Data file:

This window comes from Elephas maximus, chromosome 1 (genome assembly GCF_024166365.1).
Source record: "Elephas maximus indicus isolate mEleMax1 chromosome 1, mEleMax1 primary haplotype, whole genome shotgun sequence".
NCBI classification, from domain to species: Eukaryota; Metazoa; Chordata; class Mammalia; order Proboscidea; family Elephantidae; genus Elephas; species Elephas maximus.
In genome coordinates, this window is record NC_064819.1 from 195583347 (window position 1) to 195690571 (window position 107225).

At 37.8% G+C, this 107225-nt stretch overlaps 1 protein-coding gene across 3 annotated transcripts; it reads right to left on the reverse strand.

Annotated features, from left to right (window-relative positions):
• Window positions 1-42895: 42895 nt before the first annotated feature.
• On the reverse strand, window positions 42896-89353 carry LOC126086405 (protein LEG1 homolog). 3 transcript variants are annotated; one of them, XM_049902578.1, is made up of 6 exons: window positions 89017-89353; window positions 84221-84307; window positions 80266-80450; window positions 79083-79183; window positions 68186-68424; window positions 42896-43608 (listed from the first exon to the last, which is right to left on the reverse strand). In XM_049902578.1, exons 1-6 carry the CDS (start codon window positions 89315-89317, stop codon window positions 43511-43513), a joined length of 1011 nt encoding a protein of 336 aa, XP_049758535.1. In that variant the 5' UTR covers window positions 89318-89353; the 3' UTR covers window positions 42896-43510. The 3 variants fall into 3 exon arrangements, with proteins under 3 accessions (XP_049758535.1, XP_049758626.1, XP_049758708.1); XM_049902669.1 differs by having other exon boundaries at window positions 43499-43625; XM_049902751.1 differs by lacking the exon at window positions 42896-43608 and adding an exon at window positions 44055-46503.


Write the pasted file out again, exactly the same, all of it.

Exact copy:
This window comes from Elephas maximus, chromosome 1 (genome assembly GCF_024166365.1).
Source record: "Elephas maximus indicus isolate mEleMax1 chromosome 1, mEleMax1 primary haplotype, whole genome shotgun sequence".
NCBI classification, from domain to species: Eukaryota; Metazoa; Chordata; class Mammalia; order Proboscidea; family Elephantidae; genus Elephas; species Elephas maximus.
In genome coordinates, this window is record NC_064819.1 from 195583347 (window position 1) to 195690571 (window position 107225).

At 37.8% G+C, this 107225-nt stretch overlaps 1 protein-coding gene across 3 annotated transcripts; it reads right to left on the reverse strand.

Annotated features, from left to right (window-relative positions):
• Window positions 1-42895: 42895 nt before the first annotated feature.
• On the reverse strand, window positions 42896-89353 carry LOC126086405 (protein LEG1 homolog). 3 transcript variants are annotated; one of them, XM_049902578.1, is made up of 6 exons: window positions 89017-89353; window positions 84221-84307; window positions 80266-80450; window positions 79083-79183; window positions 68186-68424; window positions 42896-43608 (listed from the first exon to the last, which is right to left on the reverse strand). In XM_049902578.1, exons 1-6 carry the CDS (start codon window positions 89315-89317, stop codon window positions 43511-43513), a joined length of 1011 nt encoding a protein of 336 aa, XP_049758535.1. In that variant the 5' UTR covers window positions 89318-89353; the 3' UTR covers window positions 42896-43510. The 3 variants fall into 3 exon arrangements, with proteins under 3 accessions (XP_049758535.1, XP_049758626.1, XP_049758708.1); XM_049902669.1 differs by having other exon boundaries at window positions 43499-43625; XM_049902751.1 differs by lacking the exon at window positions 42896-43608 and adding an exon at window positions 44055-46503.